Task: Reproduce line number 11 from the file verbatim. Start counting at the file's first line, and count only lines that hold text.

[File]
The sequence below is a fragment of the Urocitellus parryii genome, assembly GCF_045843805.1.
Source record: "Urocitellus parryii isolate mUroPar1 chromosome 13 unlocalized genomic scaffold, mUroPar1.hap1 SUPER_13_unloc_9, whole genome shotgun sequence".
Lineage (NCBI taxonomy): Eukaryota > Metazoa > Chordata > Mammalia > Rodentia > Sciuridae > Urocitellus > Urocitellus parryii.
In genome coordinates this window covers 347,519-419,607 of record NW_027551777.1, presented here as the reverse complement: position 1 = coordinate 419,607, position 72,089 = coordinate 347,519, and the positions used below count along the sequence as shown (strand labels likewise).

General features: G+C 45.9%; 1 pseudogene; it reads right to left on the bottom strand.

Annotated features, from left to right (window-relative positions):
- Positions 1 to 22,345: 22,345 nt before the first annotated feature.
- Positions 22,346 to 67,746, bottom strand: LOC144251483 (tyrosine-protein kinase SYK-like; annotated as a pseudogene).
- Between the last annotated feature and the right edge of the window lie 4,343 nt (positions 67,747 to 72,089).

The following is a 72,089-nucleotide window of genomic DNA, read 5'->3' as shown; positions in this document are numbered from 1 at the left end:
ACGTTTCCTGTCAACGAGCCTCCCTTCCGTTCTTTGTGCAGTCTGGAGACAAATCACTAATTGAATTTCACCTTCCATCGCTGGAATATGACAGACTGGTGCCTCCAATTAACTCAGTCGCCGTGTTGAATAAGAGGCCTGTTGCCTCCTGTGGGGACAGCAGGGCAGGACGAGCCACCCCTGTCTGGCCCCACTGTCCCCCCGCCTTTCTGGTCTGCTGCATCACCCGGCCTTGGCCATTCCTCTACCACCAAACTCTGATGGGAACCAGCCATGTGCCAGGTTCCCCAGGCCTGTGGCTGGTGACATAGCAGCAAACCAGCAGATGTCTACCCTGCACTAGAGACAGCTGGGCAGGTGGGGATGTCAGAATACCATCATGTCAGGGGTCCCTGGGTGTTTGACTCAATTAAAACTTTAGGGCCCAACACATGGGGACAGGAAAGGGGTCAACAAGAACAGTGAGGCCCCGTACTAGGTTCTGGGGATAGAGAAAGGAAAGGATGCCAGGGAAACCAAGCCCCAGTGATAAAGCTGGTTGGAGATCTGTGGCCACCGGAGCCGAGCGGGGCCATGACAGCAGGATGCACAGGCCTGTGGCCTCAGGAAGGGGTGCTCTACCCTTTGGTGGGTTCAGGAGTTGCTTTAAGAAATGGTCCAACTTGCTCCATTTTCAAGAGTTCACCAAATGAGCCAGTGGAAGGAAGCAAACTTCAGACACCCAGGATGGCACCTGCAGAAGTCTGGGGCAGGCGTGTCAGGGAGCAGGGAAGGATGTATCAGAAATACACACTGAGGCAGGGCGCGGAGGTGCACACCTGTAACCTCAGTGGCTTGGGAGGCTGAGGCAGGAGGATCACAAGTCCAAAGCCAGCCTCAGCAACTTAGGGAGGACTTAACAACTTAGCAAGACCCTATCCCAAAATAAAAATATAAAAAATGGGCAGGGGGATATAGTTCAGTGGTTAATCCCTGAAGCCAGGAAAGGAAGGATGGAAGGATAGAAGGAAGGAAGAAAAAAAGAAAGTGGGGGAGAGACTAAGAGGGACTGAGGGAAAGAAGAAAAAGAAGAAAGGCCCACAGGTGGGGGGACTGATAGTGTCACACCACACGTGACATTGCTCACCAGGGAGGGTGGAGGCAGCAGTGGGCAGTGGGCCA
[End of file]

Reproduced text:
ACGTTTCCTGTCAACGAGCCTCCCTTCCGTTCTTTGTGCAGTCTGGAGACAAATCACTAATTGAATTTCACCTTCCATCGCTGGAATATGACAGACTGGTGCCTCCAATTAACTCAGTCGCCGTGTTGAATAAGAGGCCTGTTGCCTCCTGTGGGGACAGCAGGGCAGGACGAGCCACCCCTGTCTGGCCCCACTGTCCCCCCGCCTTTCTGGTCTGCTGCATCACCCGGCCTTGGCCATTCCTCTACCACCAAACTCTGATGGGAACCAGCCATGTGCCAGGTTCCCCAGGCCTGTGGCTGGTGACATAGCAGCAAACCAGCAGATGTCTACCCTGCACTAGAGACAGCTGGGCAGGTGGGGATGTCAGAATACCATCATGTCAGGGGTCCCTGGGTGTTTGACTCAATTAAAACTTTAGGGCCCAACACATGGGGACAGGAAAGGGGTCAACAAGAACAGTGAGGCCCCGTACTAGGTTCTGGGGATAGAGAAAGGAAAGGATGCCAGGGAAACCAAGCCCCAGTGATAAAGCTGGTTGGAGATCTGTGGCCACCGGAGCCGAGCGGGGCCATGACAGCAGGATGCACAGGCCTGTGGCCTCAGGAAGGGGTGCTCTACCCTTTGGTGGGTTCAGGAGTTGCTTTAAGAAATGGTCCAACTTGCTCCATTTTCAAGAGTTCACCAAATGAGCCAGTGGAAGGAAGCAAACTTCAGACACCCAGGATGGCACCTGCAGAAGTCTGGGGCAGGCGTGTCAGGGAGCAGGGAAGGATGTATCAGAAATACACACTGAGGCAGGGCGCGGAGGTGCACACCTGTAACCTCAGTGGCTTGGGAGGCTGAGGCAGGAGGATCACAAGTCCAAAGCCAGCCTCAGCAACTTAGGGAGGACTTAACAACTTAGCAAGACCCTATCCCAAAATAAAAATATAAAAAATGGGCAGGGGGATATAGTTCAGTGGTTAATCCCTGAAGCCAGGAAAGGAAGGATGGAAGGATAGAAGGAAGGAAGAAAAAAAGAAAGTGGGGGAGAGACTAAGAGGGACTGAGGGAAAGAAGAAAAAGAAGAAAGGCCCACAGGTGGGGGGACTGATAGTGTCACACCACACGTGACATTGCTCACCAGGGAGGGTGGAGGCAGCAGTGGGCAGTGGGCCA